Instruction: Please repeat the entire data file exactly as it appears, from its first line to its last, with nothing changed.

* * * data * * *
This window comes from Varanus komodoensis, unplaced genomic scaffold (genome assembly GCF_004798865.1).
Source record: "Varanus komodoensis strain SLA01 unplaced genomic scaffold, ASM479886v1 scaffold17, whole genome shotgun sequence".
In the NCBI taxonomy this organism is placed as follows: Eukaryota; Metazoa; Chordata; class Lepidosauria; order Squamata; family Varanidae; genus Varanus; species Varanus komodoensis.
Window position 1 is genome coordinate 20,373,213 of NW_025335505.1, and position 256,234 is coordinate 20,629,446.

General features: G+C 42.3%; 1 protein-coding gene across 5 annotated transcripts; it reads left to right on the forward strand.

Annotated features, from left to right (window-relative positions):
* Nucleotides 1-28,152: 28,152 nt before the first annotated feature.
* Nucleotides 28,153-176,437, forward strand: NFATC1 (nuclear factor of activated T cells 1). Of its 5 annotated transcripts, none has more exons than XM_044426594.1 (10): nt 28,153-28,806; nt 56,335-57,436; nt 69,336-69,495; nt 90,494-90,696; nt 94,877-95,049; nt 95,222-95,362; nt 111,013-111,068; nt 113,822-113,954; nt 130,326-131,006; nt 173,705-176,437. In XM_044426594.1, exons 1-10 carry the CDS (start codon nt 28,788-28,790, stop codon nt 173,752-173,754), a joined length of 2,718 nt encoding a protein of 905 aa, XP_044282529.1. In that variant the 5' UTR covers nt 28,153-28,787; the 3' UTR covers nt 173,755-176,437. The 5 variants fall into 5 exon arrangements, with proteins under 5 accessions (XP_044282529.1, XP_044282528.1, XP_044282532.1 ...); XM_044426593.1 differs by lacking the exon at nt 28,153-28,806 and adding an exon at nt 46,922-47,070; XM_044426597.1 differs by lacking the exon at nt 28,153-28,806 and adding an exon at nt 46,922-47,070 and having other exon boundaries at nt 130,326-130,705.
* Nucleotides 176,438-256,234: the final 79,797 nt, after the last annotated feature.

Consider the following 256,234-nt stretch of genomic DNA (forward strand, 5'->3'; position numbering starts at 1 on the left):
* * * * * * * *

This window comes from Varanus komodoensis, unplaced genomic scaffold (genome assembly GCF_004798865.1).
Source record: "Varanus komodoensis strain SLA01 unplaced genomic scaffold, ASM479886v1 scaffold17, whole genome shotgun sequence".
In the NCBI taxonomy this organism is placed as follows: Eukaryota; Metazoa; Chordata; class Lepidosauria; order Squamata; family Varanidae; genus Varanus; species Varanus komodoensis.
Window position 1 is genome coordinate 20,373,213 of NW_025335505.1, and position 256,234 is coordinate 20,629,446.

General features: G+C 42.3%; 1 protein-coding gene across 5 annotated transcripts; it reads left to right on the forward strand.

Annotated features, from left to right (window-relative positions):
* Nucleotides 1-28,152: 28,152 nt before the first annotated feature.
* Nucleotides 28,153-176,437, forward strand: NFATC1 (nuclear factor of activated T cells 1). Of its 5 annotated transcripts, none has more exons than XM_044426594.1 (10): nt 28,153-28,806; nt 56,335-57,436; nt 69,336-69,495; nt 90,494-90,696; nt 94,877-95,049; nt 95,222-95,362; nt 111,013-111,068; nt 113,822-113,954; nt 130,326-131,006; nt 173,705-176,437. In XM_044426594.1, exons 1-10 carry the CDS (start codon nt 28,788-28,790, stop codon nt 173,752-173,754), a joined length of 2,718 nt encoding a protein of 905 aa, XP_044282529.1. In that variant the 5' UTR covers nt 28,153-28,787; the 3' UTR covers nt 173,755-176,437. The 5 variants fall into 5 exon arrangements, with proteins under 5 accessions (XP_044282529.1, XP_044282528.1, XP_044282532.1 ...); XM_044426593.1 differs by lacking the exon at nt 28,153-28,806 and adding an exon at nt 46,922-47,070; XM_044426597.1 differs by lacking the exon at nt 28,153-28,806 and adding an exon at nt 46,922-47,070 and having other exon boundaries at nt 130,326-130,705.
* Nucleotides 176,438-256,234: the final 79,797 nt, after the last annotated feature.

Consider the following 256,234-nt stretch of genomic DNA (forward strand, 5'->3'; position numbering starts at 1 on the left):